Azam’s rise has also been accompanied by constant talk around his fitness levels and weight
Pakistan’s long, ongoing search for power-hitting options in their middle order has now landed on Quetta Gladiators’ Azam Khan. Pakistan have struggled for firepower in their middle order, in part because the top-order form of Babar Azam, Mohammad Rizwan and Mohammad Hafeez has meant those following have had little opportunity but also because the likes of Asif Ali and Khushdil Shah have had lean runs on the international stage.
But Azam’s selection for Pakistan’s T20Is in the Caribbean later this summer has not come without criticism. As the son of former Pakistan wicketkeeper and captain as well as Gladiators coach Moin Khan, the usual charges of nepotism have been thrown around. But Azam’s rise over the last couple of years has also been accompanied by constant talk around his fitness levels and weight.
Azam’s boundary-hitting ability is what has brought him to national attention – he hits a boundary around every four balls he faces in T20s, and has a strike rate of 157.41. With his Pakistan call-up, he will now be under further scrutiny when the PSL starts on June 9, as much for the runs he scores as the fitness he brings. But, his Gladiators’ team-mate and one of cricket’s fittest athletes, Faf du Plessis was keen to point out that six-packs do not equal guaranteed success.
“When it comes to fitness, every guy has a responsibility to try and improve every day,” du Plessis said at a virtual press conference. “That looks different for every single person. For me, at an older age, I don’t stop thinking about how I can improve myself as a cricketer, how I can improve my fitness, how I can improve my body, how I can improve my mind.
“The difference between guys who do it for a very short period and guys who do it for longer, it’s just improving, it’s smaller gains right throughout your career. For someone like him [Azam], no, he doesn’t have to look like me to be successful. It would just be small improvements every day. Right now, it might be something like fielding he could focus on, getting quicker to the ball, making sure [the] hands are good, taking all the catches and gradually putting in the work to become a better version of himself, or myself, or someone.”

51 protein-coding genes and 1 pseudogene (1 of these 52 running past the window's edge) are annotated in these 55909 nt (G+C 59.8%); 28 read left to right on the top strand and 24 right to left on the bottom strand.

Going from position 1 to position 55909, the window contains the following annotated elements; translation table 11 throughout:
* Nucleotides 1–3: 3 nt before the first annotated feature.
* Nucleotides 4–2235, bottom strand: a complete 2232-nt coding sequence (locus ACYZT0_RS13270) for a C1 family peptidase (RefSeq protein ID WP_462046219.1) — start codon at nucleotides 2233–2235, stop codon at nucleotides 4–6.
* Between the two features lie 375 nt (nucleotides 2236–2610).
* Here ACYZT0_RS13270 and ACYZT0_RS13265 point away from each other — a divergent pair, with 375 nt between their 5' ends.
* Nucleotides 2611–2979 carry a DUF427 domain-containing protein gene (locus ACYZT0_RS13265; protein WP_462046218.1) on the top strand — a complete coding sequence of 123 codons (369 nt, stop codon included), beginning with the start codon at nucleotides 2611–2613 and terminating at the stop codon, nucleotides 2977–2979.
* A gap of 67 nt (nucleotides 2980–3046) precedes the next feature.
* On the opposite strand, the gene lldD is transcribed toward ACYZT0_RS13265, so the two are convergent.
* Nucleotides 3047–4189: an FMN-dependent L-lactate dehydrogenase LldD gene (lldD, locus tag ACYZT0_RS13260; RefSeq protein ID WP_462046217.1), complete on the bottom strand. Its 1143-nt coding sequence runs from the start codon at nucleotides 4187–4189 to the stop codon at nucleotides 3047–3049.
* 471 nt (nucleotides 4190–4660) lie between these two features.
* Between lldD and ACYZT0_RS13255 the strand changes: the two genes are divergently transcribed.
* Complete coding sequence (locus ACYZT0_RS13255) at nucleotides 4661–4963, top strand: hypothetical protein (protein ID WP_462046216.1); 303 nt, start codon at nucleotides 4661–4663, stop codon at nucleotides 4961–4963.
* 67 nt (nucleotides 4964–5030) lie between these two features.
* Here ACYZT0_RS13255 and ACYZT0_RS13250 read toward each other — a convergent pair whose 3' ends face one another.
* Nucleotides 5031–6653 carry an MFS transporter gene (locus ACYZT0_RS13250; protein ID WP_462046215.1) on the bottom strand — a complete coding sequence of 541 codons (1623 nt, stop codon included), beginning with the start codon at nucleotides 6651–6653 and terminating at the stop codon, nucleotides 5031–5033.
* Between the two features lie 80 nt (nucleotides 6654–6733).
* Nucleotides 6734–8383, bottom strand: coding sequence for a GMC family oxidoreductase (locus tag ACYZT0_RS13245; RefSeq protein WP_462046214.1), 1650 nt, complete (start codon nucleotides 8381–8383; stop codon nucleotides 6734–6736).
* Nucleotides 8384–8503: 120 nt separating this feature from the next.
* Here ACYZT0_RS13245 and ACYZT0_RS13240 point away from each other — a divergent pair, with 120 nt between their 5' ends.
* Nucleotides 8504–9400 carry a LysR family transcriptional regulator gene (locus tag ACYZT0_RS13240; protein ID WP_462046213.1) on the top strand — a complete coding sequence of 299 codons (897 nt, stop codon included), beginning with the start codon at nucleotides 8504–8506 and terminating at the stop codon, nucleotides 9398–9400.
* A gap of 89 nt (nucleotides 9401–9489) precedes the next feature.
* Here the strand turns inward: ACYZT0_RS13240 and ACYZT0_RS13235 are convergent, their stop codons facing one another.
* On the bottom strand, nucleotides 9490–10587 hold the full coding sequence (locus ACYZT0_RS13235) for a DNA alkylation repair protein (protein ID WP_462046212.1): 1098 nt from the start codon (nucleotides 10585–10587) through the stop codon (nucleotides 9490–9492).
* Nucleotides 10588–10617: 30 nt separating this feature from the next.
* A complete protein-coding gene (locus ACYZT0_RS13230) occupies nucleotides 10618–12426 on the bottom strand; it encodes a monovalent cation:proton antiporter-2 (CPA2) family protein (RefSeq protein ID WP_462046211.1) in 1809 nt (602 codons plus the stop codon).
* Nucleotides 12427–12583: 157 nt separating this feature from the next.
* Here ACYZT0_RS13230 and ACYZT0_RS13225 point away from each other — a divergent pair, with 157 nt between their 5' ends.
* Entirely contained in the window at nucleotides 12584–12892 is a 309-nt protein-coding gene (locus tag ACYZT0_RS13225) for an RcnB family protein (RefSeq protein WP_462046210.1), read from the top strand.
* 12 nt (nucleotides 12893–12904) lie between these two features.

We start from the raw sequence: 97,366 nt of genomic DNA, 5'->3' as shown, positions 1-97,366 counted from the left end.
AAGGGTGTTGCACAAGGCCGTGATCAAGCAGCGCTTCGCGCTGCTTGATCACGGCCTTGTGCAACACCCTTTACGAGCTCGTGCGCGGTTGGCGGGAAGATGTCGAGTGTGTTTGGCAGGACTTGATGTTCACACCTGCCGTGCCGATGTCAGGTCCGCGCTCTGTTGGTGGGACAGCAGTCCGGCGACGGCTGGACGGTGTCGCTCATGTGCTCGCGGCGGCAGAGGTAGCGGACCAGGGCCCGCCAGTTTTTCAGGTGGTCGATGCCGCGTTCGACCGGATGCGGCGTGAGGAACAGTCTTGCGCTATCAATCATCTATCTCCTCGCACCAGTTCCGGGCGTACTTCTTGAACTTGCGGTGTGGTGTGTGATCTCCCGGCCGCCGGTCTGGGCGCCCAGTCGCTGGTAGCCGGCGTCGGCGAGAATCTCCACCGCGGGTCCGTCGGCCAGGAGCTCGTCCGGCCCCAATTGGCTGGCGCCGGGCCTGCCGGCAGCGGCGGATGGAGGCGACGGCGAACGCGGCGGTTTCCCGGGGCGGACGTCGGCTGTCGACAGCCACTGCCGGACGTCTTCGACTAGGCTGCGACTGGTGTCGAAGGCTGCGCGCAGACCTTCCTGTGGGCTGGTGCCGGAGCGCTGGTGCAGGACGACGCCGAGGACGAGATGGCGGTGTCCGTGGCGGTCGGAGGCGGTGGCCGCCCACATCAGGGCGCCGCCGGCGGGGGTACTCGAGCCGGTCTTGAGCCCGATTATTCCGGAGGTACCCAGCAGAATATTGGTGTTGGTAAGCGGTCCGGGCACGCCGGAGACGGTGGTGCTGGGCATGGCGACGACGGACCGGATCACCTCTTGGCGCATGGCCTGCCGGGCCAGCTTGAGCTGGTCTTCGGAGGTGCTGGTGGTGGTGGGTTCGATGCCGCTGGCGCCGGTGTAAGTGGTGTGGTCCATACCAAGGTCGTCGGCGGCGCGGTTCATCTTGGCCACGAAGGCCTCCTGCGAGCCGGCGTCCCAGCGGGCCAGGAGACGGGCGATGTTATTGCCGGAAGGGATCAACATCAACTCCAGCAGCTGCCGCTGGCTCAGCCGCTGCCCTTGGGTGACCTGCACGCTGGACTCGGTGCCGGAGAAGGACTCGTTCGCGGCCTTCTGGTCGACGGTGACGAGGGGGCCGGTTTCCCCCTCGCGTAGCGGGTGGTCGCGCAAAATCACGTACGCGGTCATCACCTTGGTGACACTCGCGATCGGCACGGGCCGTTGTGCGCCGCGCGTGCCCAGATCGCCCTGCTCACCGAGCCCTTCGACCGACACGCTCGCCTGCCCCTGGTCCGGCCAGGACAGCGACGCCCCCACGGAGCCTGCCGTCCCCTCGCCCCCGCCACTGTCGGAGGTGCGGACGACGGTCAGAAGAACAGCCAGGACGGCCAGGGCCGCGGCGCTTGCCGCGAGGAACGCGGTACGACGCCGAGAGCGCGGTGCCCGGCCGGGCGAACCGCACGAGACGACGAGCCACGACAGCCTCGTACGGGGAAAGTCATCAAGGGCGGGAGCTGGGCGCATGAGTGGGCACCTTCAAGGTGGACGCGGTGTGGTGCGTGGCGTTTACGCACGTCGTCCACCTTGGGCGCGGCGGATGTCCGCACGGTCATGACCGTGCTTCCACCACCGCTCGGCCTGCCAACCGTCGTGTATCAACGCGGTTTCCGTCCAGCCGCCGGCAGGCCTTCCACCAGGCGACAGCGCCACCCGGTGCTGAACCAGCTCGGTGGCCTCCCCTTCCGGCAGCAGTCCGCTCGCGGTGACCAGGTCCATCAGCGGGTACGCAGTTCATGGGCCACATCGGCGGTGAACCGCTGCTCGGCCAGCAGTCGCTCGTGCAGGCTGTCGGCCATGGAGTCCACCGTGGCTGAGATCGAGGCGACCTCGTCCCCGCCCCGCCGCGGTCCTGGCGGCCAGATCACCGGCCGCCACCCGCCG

Talk around fitness in Pakistan is especially relevant given the return of Sharjeel Khan to the Pakistan line-up for the recent tours to South Africa and Zimbabwe. Sharjeel’s return to the squad was a point of contention between the team management and chief selector Mohammad Wasim; the former unwilling to compromise on basic fitness standards for those who make it to the national squad, the latter suggesting that, in some cases, skill may allow for less stringency on fitness. Ultimately, a compromise was worked out whereby Sharjeel was assigned a personal trainer on tour and given unofficial targets to meet before selection.
What will be important, du Plessis said, was that Azam gives himself the best physical base from which to perform the role he is required to perform.
“It’s unfair to compare different people, we’re comparing two different players. He’s a guy who will always come and be a power hitter and hit it a long way. What he will need to work on obviously is how can I make sure I’m fit enough to run between wickets, to get twos and threes for longer periods, when it gets hot out there, or how to make sure I don’t get tired at 20-30, but stay till I get 70, 80, 90. So it looks different for every single guy.
“I’m certainly not a believer that every guy has to have a six-pack to be a successful cricketer. You work with what you have. You look at the greats in the game before, there’s been guys long before me and after me and him, who will all look different but had the skillsets to perform.”
The immediate task ahead of both du Plessis and Azam will be to turn around Quetta’s poor start to this disrupted season. Five games in, Quetta have a solitary win and sit at the bottom of the table. Given the interruption in the season, however, a total reset is very much possible.
“We find ourselves in a position we wouldn’t like to be,” du Plessis said. “Towards the end [earlier in the season] I felt we started playing our best cricket. Also, all of the teams have changed a lot. Even a lot of the teams looking strong at the top of the table would have a lot of changes in their teams because of Covid and the availability of a lot of overseas players. It’s almost like a new tournament and that’s starting on the 9th. Unfortunately we can’t start slow. We have to start in a winning way where we hit the ground running in the first game.
“In the first half of the tournament we either batted really well, or we bowled really well. Only in the last game we put it together and put in a complete performance.”